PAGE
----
In case you’ve missed it, Daily Fantasy Sport (DFS) could be one of the next big things on this side of the pond. After explosive and very rapid growth in the US, DFS is now looking to export its success to the UK, with DraftKings recently signing partnership agreements with Arsenal, Liverpool and Watford. DFS involves selecting Fantasy Sports Teams, with an entry fee and prize money that can reach millions of dollars. As I said back in 2014, gamification of sport is a huge industry, and the dramatic growth of DFS is testament to this.
DraftKings and FanDuel are the industry leaders in the USA, following an ad blitz, several high-profile sponsorships, and a number of legal battles. At the heart of these battles is whether Daily Fantasy Sports should be viewed as gambling or not. Joe Asher, William Hill CEO, feels that DFS “is gambling and it should be regulated as such”, although you can understand why an established betting firm would feel that way.
Both DraftKings and FanDuel have courted controversy in the USA through high profile advertising and sponsorship campaigns, running a TV advert every 90 seconds, spending a combined $150m in Q3 of 2015. The ubiquity of the adverts caused a backlash in November (illustrated below) from viewers and sports fans, but some argue that it has only alienated those who would never use the service, doing little damage to the business itself.
Beyond the plethora of team and league sponsorships, DFS providers have partnered with major events such as the Belmont Stakes (presented by Draft Kings) and Stadium Lounges like the Draft Ops Ice Club and the Draft Kings Fantasy Lounge, which will “give visitors an interactive place to gather and play DraftKings”. The deliberate move to partner with teams, leagues, events and lounges has caught the eye to the extent that it is hard to avoid the presence of DFS providers in the USA. Primetime sponsored shows such as NFL Insider on ESPN have been compared to “a DraftKings infomercial disguised as a pregame show“. For those in the UK who watch Premier League football, it’s similar to the pervasive presence of betting firms.
It might not be a popular, or progressive method of brand-building, but this ubiquitous brand presence across sporting and media platforms has quickly established DraftKings and FanDuel as the dominant players. As is often the case, sponsorship has been used to legitimise their brands, but this may all be in vain if they lose their legal battle in the US - it is perhaps telling that at this stage, the NFL have opted against signing a partnership with either FanDuel or DraftKings.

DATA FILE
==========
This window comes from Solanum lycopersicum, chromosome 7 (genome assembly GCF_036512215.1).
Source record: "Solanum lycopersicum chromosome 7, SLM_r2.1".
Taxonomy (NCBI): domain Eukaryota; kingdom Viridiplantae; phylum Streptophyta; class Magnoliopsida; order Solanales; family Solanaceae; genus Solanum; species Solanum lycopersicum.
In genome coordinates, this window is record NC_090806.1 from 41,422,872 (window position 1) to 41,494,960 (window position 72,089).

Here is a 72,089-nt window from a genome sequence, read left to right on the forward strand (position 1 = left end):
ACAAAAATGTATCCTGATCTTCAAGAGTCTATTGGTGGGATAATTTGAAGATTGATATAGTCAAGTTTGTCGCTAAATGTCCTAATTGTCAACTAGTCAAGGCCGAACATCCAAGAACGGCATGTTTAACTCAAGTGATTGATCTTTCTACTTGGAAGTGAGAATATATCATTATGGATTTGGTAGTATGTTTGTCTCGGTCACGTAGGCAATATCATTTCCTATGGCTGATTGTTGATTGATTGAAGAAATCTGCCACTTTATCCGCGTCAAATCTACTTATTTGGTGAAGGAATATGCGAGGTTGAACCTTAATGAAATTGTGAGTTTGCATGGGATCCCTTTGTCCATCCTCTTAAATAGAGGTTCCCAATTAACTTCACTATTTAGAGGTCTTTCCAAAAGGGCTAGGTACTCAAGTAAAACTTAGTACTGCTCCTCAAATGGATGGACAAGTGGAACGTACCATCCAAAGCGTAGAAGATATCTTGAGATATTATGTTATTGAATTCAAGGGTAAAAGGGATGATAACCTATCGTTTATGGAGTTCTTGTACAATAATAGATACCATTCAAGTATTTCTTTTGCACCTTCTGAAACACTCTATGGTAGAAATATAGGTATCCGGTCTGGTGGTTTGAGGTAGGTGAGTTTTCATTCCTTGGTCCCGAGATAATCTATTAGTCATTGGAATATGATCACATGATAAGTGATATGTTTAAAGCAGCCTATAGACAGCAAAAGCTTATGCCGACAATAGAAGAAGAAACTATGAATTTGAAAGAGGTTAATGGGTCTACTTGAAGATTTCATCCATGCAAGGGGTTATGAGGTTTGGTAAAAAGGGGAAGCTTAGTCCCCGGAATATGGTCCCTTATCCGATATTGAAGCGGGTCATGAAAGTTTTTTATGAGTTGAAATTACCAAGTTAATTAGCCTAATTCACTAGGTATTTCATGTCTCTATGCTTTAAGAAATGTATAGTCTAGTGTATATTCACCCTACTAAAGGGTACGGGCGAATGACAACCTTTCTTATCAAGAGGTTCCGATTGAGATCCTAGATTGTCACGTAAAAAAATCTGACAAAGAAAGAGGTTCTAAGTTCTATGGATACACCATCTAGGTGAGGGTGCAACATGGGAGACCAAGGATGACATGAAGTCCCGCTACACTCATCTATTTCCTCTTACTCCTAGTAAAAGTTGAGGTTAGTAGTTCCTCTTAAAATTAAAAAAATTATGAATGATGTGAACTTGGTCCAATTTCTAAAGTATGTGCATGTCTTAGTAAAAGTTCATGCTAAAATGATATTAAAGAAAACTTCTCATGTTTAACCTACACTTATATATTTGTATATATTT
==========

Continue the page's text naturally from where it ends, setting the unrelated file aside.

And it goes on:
The expansion of DraftKings into the UK could also inadvertently jeopardise their domestic operations, due to the requirement of a gambling licence through the UK Gaming Commission. Obtaining this could be seen as an admission that DFS is indeed gambling, and that won’t have gone unnoticed by Attorney Generals across America. As payment processors step away from DFS providers, international expansion can be seen as spreading risk, in case of protracted legal battles in the US.
Whilst DraftKings and Fan Duel are available as an alternative to gambling for Americans, it will be tougher for DraftKings to cut through and at the same time differentiate their offer in a mature betting market like the UK. Given how commonplace betting adverts are, achieving both cut-through and differentiation will be difficult, as it is now possible to bet on Fantasy Football, to receive tips on your Fantasy Football team from betting firms or play Fantasy Football for cash prizes.
Having announced Arsenal, Liverpool and Watford partnership deals in February, we are yet to see DraftKings make much of a move on the UK market…and they are not even listed as a partner on the website of the latter two clubs. Given the popularity of Fantasy Football in the UK and an established gambling market, it is surely only a matter of time until we see DraftKings make their mark here. If their approach is anything like their domestic strategy, you’re unlikely to miss it.